Monday, August 8, 2011

Rick Acker—When the Devil Whistles (2010)

As I compose this, I worry the author may sue me for improper use of intellectual property, i.e., the cover of his book over on the right. He is a lawyer, after all. Should I tweak my critique (remember, I don't review) on the positive side to gain his favor?

I decide to go for it. I'm a writer, after all, so of course I'm poor. What would he gain if he sued me? Also, I enjoyed Mr. Acker's book, so though I may creak and groan about this literary element or another, I'll still urge everyone who reads this bloviating to go buy one of his books, even if it isn't When the Devil Whistles.

I loved the protagonist, up to the point she went all wish washy, about two-thirds into the novel. But how can you not love a snowboarding chick with a kitten tattoo? Acker could have instilled a little more sensuality about her, but I'm not a complainer (much). She's got guts to go against powerful corporations, and who doesn't hate the man? Though the family baggage was a tetch overdone for my tastes.

The handsome and rich love interest is okay. A little too cool, and rich, but hey, this is fiction. (Besides, I hate rich suave guys because, well, I'm not.)

The parallel plots, though each excellent in their own rights, distracted me a bit. Perhaps that may be a plus for those with a short attention span (I tease). But to me, splitting the interest seemed to water down each. Plot for me works like point of view. Every time you switch, you allow your reader to float away from what you just spent weeks in front of the computer striving to rivet the reader with.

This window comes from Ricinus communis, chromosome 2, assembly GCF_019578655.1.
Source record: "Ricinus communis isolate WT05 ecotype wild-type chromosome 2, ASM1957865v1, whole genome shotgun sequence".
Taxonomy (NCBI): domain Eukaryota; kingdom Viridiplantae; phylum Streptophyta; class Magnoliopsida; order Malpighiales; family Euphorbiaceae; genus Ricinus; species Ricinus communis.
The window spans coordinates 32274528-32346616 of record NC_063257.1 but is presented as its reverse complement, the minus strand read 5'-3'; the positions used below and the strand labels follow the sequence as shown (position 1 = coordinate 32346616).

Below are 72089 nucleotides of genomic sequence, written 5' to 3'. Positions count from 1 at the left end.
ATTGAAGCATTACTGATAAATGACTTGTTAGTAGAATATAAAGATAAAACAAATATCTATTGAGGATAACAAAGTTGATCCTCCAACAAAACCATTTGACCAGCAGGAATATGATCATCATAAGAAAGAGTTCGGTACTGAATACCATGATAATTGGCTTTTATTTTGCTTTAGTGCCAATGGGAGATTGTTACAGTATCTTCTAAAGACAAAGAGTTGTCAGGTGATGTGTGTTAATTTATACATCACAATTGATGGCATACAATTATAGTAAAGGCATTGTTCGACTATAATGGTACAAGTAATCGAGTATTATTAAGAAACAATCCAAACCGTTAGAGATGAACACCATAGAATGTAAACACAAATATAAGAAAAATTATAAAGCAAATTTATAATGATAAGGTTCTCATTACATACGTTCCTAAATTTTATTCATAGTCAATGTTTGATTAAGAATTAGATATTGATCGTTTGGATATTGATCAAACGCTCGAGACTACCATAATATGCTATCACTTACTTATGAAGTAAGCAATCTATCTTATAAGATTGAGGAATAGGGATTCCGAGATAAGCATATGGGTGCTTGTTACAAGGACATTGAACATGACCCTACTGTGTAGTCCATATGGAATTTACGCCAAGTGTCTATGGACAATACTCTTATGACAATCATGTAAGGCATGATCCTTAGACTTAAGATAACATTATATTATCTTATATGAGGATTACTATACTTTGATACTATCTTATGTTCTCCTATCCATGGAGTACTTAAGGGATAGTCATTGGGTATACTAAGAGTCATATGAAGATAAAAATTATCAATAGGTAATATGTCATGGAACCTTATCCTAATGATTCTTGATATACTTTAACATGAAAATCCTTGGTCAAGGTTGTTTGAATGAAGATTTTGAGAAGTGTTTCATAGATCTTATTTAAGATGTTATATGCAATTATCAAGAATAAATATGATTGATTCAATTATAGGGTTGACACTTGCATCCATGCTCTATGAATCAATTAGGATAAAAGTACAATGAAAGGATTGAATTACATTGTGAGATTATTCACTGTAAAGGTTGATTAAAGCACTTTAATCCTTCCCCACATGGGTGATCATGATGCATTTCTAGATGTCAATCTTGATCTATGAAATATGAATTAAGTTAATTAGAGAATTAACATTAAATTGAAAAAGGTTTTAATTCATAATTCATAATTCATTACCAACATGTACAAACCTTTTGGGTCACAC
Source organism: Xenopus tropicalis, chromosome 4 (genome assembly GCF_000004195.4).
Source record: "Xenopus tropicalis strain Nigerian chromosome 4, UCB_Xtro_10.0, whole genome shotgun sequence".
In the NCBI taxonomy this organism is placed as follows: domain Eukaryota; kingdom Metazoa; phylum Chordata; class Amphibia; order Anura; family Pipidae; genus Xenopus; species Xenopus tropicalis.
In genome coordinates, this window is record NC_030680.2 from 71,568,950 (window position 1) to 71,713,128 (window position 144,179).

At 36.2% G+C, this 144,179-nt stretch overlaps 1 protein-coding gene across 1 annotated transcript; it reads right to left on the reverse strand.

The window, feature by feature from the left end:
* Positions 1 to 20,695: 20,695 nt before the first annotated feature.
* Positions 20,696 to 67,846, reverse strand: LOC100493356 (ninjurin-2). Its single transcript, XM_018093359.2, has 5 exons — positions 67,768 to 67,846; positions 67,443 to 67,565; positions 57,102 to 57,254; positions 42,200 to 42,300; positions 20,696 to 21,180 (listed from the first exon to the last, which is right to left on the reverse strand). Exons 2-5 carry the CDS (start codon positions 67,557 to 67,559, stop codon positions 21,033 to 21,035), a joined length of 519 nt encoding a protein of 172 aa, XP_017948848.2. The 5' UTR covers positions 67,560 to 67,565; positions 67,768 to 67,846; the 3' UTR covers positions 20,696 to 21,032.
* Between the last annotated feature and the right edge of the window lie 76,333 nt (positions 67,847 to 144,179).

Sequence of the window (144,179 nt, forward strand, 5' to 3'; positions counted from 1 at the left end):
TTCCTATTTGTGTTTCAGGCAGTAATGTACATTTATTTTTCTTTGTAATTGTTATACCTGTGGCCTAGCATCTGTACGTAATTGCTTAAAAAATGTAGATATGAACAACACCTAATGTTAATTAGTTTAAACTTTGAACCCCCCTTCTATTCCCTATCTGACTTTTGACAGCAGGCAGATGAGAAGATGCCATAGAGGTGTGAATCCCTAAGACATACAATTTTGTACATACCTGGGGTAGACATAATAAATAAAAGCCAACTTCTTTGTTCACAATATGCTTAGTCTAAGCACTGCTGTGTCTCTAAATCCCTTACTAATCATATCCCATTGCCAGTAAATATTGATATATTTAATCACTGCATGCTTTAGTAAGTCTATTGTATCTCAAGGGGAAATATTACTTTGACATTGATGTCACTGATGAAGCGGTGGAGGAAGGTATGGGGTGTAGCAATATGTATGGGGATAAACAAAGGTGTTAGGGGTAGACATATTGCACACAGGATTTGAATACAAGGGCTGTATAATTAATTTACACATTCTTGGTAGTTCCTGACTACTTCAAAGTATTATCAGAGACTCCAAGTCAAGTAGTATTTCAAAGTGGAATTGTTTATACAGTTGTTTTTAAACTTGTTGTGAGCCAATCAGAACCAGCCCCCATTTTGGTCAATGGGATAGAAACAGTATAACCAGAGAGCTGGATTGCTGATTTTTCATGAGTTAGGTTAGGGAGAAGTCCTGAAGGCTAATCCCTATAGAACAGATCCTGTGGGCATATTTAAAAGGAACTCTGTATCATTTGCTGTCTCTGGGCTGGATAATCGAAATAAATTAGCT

I ding Devil in the elements of action, setting, conflict and plot for the same reason. The resolution pushed me past my ability to suspend disbelief. It was a little too easy. Yes, it had me rolling my eyes. But the preceding storyline was good enough to keep me from panning the novel. Acker owns a comfortable, flowing writing style. He personified and blended his characters well, into an overall entertaining story.

So that single lapse dropped Devil out of the full, four-star review it otherwise deserves.

I would definitely read another of Acker's books.

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Working on novel number nineteen!

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